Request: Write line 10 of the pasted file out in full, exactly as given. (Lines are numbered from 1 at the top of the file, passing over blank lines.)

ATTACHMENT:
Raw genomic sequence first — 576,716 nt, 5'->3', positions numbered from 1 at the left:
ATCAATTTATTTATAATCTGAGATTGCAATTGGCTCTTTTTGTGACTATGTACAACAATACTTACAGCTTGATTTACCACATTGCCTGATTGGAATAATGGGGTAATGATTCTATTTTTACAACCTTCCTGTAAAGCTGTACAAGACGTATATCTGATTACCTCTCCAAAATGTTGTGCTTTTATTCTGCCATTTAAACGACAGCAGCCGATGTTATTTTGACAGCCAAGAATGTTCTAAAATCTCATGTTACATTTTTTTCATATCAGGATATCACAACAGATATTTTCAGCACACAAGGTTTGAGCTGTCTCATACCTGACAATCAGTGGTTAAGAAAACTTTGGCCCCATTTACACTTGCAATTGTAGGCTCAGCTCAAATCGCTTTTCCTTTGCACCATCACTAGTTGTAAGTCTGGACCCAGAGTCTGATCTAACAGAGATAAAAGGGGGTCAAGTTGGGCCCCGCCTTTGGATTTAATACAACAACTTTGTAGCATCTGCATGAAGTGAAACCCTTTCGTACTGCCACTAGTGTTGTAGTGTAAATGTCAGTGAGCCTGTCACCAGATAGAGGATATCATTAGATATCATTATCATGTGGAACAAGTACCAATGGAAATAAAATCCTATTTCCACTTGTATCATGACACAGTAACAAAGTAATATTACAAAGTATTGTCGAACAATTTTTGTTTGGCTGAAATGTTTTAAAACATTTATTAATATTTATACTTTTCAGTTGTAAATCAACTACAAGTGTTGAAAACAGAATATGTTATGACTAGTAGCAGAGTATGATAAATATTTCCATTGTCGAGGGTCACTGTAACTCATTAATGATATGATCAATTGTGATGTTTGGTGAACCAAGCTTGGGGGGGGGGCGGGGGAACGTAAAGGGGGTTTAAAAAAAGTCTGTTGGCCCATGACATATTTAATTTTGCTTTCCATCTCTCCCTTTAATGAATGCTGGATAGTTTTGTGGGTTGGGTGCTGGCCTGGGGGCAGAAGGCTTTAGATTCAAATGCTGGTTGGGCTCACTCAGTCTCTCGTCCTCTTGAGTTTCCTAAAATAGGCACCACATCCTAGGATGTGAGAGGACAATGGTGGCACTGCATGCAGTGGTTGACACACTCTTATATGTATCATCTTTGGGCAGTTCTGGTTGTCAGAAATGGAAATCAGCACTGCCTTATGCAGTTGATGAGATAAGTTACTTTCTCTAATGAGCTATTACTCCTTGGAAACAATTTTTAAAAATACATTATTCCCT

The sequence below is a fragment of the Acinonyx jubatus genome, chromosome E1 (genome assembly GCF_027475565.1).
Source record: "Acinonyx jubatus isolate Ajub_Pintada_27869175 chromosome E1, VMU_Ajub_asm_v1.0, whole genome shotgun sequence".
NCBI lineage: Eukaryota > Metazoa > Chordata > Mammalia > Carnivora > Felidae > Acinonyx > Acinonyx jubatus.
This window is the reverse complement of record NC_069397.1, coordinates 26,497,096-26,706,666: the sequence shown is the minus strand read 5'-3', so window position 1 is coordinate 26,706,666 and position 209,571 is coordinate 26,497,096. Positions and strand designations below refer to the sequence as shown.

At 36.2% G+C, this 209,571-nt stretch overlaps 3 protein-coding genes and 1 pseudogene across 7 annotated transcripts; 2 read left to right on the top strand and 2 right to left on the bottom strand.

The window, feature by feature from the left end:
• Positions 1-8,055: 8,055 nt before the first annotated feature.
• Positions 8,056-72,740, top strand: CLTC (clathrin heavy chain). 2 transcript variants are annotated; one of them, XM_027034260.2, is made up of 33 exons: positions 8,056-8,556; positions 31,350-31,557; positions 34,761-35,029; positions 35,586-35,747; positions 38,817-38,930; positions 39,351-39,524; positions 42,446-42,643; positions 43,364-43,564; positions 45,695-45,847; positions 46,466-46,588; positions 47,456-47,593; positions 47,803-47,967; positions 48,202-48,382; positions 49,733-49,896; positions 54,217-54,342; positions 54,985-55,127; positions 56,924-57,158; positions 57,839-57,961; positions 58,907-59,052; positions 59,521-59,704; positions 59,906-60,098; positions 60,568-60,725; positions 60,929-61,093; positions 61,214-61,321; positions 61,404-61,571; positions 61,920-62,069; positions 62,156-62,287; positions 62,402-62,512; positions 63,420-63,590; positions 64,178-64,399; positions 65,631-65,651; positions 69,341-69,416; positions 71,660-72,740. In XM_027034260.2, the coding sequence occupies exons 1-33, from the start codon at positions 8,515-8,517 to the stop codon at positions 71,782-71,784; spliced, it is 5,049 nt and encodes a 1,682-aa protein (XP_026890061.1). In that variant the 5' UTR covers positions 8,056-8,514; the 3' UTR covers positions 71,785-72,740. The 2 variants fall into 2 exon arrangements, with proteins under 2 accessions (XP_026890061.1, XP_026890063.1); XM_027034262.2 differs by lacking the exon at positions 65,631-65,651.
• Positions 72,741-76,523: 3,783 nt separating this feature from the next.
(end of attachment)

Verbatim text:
• Positions 8,056-72,740, top strand: CLTC (clathrin heavy chain). 2 transcript variants are annotated; one of them, XM_027034260.2, is made up of 33 exons: positions 8,056-8,556; positions 31,350-31,557; positions 34,761-35,029; positions 35,586-35,747; positions 38,817-38,930; positions 39,351-39,524; positions 42,446-42,643; positions 43,364-43,564; positions 45,695-45,847; positions 46,466-46,588; positions 47,456-47,593; positions 47,803-47,967; positions 48,202-48,382; positions 49,733-49,896; positions 54,217-54,342; positions 54,985-55,127; positions 56,924-57,158; positions 57,839-57,961; positions 58,907-59,052; positions 59,521-59,704; positions 59,906-60,098; positions 60,568-60,725; positions 60,929-61,093; positions 61,214-61,321; positions 61,404-61,571; positions 61,920-62,069; positions 62,156-62,287; positions 62,402-62,512; positions 63,420-63,590; positions 64,178-64,399; positions 65,631-65,651; positions 69,341-69,416; positions 71,660-72,740. In XM_027034260.2, the coding sequence occupies exons 1-33, from the start codon at positions 8,515-8,517 to the stop codon at positions 71,782-71,784; spliced, it is 5,049 nt and encodes a 1,682-aa protein (XP_026890061.1). In that variant the 5' UTR covers positions 8,056-8,514; the 3' UTR covers positions 71,785-72,740. The 2 variants fall into 2 exon arrangements, with proteins under 2 accessions (XP_026890061.1, XP_026890063.1); XM_027034262.2 differs by lacking the exon at positions 65,631-65,651.